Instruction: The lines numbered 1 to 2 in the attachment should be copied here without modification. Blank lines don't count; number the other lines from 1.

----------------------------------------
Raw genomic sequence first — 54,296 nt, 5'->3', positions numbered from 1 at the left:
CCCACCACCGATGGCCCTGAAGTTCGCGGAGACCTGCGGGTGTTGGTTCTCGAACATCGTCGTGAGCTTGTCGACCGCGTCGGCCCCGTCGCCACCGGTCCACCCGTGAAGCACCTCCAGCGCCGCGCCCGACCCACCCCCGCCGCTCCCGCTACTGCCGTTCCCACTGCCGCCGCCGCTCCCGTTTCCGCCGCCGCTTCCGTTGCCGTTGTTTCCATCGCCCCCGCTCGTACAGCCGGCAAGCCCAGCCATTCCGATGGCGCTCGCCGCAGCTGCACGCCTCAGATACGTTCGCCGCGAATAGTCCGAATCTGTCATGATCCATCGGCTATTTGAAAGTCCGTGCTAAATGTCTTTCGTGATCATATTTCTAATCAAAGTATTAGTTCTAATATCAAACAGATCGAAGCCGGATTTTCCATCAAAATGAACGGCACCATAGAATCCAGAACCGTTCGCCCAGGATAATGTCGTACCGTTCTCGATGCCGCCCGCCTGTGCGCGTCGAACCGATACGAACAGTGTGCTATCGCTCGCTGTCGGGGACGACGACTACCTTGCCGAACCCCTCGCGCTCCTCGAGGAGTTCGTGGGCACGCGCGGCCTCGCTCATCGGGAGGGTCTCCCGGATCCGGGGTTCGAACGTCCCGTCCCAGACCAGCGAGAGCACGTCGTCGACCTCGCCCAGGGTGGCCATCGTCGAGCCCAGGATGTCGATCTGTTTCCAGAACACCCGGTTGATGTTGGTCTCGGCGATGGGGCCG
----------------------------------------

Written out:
Raw genomic sequence first — 54,296 nt, 5'->3', positions numbered from 1 at the left:
CCCACCACCGATGGCCCTGAAGTTCGCGGAGACCTGCGGGTGTTGGTTCTCGAACATCGTCGTGAGCTTGTCGACCGCGTCGGCCCCGTCGCCACCGGTCCACCCGTGAAGCACCTCCAGCGCCGCGCCCGACCCACCCCCGCCGCTCCCGCTACTGCCGTTCCCACTGCCGCCGCCGCTCCCGTTTCCGCCGCCGCTTCCGTTGCCGTTGTTTCCATCGCCCCCGCTCGTACAGCCGGCAAGCCCAGCCATTCCGATGGCGCTCGCCGCAGCTGCACGCCTCAGATACGTTCGCCGCGAATAGTCCGAATCTGTCATGATCCATCGGCTATTTGAAAGTCCGTGCTAAATGTCTTTCGTGATCATATTTCTAATCAAAGTATTAGTTCTAATATCAAACAGATCGAAGCCGGATTTTCCATCAAAATGAACGGCACCATAGAATCCAGAACCGTTCGCCCAGGATAATGTCGTACCGTTCTCGATGCCGCCCGCCTGTGCGCGTCGAACCGATACGAACAGTGTGCTATCGCTCGCTGTCGGGGACGACGACTACCTTGCCGAACCCCTCGCGCTCCTCGAGGAGTTCGTGGGCACGCGCGGCCTCGCTCATCGGGAGGGTCTCCCGGATCCGGGGTTCGAACGTCCCGTCCCAGACCAGCGAGAGCACGTCGTCGACCTCGCCCAGGGTGGCCATCGTCGAGCCCAGGATGTCGATCTGTTTCCAGAACACCCGGTTGATGTTGGTCTCGGCGATGGGGCCG